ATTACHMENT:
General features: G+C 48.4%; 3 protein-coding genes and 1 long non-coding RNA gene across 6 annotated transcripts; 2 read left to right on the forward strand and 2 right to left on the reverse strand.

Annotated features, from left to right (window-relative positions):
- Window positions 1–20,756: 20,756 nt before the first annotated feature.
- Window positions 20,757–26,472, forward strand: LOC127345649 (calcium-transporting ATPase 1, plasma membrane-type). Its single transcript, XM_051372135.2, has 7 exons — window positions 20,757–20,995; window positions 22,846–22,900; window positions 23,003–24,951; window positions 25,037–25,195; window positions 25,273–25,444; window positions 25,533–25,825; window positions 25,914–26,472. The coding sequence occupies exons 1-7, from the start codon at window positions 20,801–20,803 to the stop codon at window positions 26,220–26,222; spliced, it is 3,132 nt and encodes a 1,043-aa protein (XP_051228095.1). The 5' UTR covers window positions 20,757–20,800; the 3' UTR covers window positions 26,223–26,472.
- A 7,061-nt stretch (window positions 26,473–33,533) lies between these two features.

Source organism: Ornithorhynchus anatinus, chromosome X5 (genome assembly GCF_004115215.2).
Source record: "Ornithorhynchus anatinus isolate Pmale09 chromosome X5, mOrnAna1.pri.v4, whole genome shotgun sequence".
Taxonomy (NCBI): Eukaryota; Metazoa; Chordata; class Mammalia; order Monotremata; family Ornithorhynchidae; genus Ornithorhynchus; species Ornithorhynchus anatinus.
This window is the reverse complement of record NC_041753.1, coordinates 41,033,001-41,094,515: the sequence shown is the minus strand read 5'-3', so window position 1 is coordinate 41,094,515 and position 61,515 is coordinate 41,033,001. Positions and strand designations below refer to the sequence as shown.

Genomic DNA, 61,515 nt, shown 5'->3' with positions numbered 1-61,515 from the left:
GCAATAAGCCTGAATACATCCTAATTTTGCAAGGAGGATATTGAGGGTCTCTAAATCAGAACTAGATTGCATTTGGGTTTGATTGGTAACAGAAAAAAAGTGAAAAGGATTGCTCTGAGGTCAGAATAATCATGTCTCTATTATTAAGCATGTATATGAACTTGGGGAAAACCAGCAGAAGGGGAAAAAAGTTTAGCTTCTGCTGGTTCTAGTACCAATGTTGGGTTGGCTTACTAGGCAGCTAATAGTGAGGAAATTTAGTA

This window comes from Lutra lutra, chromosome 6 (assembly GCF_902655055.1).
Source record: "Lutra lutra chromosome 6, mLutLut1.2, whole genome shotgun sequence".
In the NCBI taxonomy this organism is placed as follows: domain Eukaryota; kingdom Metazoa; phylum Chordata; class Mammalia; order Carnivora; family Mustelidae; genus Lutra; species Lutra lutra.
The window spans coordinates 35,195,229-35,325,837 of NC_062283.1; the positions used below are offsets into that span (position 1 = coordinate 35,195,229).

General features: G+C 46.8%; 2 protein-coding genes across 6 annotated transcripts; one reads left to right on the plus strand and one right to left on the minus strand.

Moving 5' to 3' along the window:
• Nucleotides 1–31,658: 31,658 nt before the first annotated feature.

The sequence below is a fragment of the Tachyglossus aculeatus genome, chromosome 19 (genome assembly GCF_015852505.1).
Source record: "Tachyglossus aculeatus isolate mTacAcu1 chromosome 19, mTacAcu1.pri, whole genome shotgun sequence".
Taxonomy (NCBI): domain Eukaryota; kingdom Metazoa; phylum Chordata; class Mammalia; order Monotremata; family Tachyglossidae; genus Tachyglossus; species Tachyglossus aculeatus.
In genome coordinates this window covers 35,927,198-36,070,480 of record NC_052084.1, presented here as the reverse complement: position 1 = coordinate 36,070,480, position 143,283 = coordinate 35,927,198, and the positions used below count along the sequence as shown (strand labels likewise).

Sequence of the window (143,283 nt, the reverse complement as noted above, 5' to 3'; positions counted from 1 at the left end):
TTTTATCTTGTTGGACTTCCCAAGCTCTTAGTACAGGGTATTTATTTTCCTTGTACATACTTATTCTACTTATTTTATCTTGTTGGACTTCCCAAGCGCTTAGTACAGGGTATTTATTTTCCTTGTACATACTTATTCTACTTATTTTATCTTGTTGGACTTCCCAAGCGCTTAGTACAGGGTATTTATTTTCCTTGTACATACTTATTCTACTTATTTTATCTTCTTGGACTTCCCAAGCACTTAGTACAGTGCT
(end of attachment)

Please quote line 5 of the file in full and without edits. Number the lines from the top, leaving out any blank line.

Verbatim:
- A 7,061-nt stretch (window positions 26,473–33,533) lies between these two features.